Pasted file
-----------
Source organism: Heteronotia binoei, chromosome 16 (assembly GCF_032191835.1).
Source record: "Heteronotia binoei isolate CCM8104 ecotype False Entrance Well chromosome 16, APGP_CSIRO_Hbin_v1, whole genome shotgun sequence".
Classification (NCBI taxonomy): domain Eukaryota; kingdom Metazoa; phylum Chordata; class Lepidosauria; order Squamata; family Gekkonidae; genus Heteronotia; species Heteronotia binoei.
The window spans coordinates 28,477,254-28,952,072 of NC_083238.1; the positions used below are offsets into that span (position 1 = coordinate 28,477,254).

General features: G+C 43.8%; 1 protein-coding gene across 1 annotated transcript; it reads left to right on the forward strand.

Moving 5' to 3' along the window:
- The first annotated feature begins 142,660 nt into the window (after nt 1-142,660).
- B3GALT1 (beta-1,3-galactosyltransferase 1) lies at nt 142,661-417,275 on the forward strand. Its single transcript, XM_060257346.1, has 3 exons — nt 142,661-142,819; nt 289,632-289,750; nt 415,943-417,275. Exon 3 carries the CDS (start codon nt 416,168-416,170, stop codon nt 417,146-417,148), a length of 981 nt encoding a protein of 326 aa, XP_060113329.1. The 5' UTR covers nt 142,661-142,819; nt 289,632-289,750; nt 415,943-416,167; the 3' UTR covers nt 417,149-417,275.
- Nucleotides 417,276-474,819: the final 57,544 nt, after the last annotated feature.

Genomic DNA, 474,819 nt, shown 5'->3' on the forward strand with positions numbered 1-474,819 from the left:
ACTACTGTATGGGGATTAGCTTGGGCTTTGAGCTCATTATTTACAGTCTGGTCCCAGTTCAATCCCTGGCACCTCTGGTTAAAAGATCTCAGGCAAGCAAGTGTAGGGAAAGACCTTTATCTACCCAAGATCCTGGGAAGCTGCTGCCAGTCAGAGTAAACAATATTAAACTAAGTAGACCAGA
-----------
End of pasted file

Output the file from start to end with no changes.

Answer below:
Source organism: Heteronotia binoei, chromosome 16 (assembly GCF_032191835.1).
Source record: "Heteronotia binoei isolate CCM8104 ecotype False Entrance Well chromosome 16, APGP_CSIRO_Hbin_v1, whole genome shotgun sequence".
Classification (NCBI taxonomy): domain Eukaryota; kingdom Metazoa; phylum Chordata; class Lepidosauria; order Squamata; family Gekkonidae; genus Heteronotia; species Heteronotia binoei.
The window spans coordinates 28,477,254-28,952,072 of NC_083238.1; the positions used below are offsets into that span (position 1 = coordinate 28,477,254).

General features: G+C 43.8%; 1 protein-coding gene across 1 annotated transcript; it reads left to right on the forward strand.

Moving 5' to 3' along the window:
- The first annotated feature begins 142,660 nt into the window (after nt 1-142,660).
- B3GALT1 (beta-1,3-galactosyltransferase 1) lies at nt 142,661-417,275 on the forward strand. Its single transcript, XM_060257346.1, has 3 exons — nt 142,661-142,819; nt 289,632-289,750; nt 415,943-417,275. Exon 3 carries the CDS (start codon nt 416,168-416,170, stop codon nt 417,146-417,148), a length of 981 nt encoding a protein of 326 aa, XP_060113329.1. The 5' UTR covers nt 142,661-142,819; nt 289,632-289,750; nt 415,943-416,167; the 3' UTR covers nt 417,149-417,275.
- Nucleotides 417,276-474,819: the final 57,544 nt, after the last annotated feature.

Genomic DNA, 474,819 nt, shown 5'->3' on the forward strand with positions numbered 1-474,819 from the left:
ACTACTGTATGGGGATTAGCTTGGGCTTTGAGCTCATTATTTACAGTCTGGTCCCAGTTCAATCCCTGGCACCTCTGGTTAAAAGATCTCAGGCAAGCAAGTGTAGGGAAAGACCTTTATCTACCCAAGATCCTGGGAAGCTGCTGCCAGTCAGAGTAAACAATATTAAACTAAGTAGACCAGA